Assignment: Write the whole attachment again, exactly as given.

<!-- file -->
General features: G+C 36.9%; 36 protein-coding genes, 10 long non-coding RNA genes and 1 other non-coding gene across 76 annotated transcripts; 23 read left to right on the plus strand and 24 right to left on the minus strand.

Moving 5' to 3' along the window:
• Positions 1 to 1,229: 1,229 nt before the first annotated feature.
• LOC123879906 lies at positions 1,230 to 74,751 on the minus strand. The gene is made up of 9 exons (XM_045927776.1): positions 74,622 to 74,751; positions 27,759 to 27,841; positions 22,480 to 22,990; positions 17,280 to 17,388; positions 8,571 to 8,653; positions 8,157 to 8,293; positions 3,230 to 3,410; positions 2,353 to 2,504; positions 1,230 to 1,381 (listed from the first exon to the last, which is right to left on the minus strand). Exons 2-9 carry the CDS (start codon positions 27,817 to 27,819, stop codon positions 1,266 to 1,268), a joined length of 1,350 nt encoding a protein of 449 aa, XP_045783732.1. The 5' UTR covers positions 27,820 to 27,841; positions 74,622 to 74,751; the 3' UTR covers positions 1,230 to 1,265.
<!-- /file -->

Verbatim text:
General features: G+C 36.9%; 36 protein-coding genes, 10 long non-coding RNA genes and 1 other non-coding gene across 76 annotated transcripts; 23 read left to right on the plus strand and 24 right to left on the minus strand.

Moving 5' to 3' along the window:
• Positions 1 to 1,229: 1,229 nt before the first annotated feature.
• LOC123879906 lies at positions 1,230 to 74,751 on the minus strand. The gene is made up of 9 exons (XM_045927776.1): positions 74,622 to 74,751; positions 27,759 to 27,841; positions 22,480 to 22,990; positions 17,280 to 17,388; positions 8,571 to 8,653; positions 8,157 to 8,293; positions 3,230 to 3,410; positions 2,353 to 2,504; positions 1,230 to 1,381 (listed from the first exon to the last, which is right to left on the minus strand). Exons 2-9 carry the CDS (start codon positions 27,817 to 27,819, stop codon positions 1,266 to 1,268), a joined length of 1,350 nt encoding a protein of 449 aa, XP_045783732.1. The 5' UTR covers positions 27,820 to 27,841; positions 74,622 to 74,751; the 3' UTR covers positions 1,230 to 1,265.